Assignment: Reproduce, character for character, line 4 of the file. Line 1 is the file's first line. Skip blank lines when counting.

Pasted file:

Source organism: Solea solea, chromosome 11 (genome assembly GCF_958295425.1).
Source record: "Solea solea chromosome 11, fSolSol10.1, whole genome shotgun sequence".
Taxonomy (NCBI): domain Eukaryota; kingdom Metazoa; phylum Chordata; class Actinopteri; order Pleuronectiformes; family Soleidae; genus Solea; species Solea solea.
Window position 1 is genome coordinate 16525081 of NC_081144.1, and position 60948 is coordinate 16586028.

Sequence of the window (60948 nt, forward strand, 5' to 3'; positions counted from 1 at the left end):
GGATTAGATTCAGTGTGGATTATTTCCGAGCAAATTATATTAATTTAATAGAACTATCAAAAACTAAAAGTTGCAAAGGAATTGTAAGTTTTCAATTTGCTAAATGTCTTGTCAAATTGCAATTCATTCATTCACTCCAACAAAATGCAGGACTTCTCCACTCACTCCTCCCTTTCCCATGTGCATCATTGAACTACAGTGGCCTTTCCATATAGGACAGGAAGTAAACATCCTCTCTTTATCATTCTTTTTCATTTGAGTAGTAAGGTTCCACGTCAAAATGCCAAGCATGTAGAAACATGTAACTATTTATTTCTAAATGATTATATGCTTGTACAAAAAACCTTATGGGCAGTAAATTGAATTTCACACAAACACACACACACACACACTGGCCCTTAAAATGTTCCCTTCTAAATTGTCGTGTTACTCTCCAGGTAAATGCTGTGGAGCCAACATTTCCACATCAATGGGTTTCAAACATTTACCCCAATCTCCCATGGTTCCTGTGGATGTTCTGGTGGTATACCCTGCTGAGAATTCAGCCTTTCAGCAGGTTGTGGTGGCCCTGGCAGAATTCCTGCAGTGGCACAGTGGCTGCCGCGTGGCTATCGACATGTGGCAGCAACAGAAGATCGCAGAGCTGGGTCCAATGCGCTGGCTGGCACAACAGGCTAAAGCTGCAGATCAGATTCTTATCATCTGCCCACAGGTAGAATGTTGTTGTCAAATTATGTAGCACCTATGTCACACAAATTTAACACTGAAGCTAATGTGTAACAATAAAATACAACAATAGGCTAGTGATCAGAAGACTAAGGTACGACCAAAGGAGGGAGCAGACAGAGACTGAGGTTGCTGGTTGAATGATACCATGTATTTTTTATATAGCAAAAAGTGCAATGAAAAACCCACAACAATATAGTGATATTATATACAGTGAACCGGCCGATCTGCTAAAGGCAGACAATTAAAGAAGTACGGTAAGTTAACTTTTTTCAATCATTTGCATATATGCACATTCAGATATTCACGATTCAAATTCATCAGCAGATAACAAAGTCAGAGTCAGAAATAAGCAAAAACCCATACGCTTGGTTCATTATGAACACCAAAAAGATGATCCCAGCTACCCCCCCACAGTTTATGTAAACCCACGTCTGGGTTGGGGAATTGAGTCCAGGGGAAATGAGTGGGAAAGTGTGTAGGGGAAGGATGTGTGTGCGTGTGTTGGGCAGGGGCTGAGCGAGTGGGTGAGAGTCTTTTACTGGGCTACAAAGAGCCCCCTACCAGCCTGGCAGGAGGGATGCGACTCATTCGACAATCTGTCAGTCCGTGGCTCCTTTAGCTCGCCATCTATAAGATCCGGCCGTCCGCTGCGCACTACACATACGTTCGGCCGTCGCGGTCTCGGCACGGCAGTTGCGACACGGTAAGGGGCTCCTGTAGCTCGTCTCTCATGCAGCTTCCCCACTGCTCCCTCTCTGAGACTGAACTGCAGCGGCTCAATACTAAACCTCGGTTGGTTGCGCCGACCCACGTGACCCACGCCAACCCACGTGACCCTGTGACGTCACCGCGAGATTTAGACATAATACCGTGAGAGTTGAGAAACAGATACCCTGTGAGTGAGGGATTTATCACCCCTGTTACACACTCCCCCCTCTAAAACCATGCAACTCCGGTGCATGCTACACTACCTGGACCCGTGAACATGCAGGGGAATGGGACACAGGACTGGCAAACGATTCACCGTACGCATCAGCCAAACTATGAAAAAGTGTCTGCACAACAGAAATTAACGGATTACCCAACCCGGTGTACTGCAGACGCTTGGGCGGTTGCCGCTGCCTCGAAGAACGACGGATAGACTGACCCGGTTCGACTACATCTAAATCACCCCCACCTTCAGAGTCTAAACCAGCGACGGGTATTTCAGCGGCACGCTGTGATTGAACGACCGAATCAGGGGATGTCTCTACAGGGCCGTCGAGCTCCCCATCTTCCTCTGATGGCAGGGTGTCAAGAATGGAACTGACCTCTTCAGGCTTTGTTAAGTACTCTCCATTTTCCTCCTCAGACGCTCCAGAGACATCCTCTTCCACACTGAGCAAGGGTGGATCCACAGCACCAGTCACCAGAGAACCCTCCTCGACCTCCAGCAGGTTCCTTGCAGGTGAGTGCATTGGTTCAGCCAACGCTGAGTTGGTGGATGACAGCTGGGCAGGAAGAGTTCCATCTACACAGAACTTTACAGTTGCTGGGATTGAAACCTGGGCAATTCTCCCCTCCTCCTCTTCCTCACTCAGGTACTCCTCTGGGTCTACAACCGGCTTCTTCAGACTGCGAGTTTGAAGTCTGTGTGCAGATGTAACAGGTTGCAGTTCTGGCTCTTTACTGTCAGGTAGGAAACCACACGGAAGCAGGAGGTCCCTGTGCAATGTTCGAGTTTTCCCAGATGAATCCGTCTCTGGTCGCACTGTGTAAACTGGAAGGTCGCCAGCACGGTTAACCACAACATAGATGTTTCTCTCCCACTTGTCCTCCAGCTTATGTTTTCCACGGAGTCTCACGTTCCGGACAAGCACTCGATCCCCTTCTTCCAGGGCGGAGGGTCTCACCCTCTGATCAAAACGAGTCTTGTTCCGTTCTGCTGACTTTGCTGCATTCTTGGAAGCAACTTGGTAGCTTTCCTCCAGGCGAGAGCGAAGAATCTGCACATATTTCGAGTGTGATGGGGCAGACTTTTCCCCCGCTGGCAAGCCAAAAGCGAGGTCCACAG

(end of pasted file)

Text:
Window position 1 is genome coordinate 16525081 of NC_081144.1, and position 60948 is coordinate 16586028.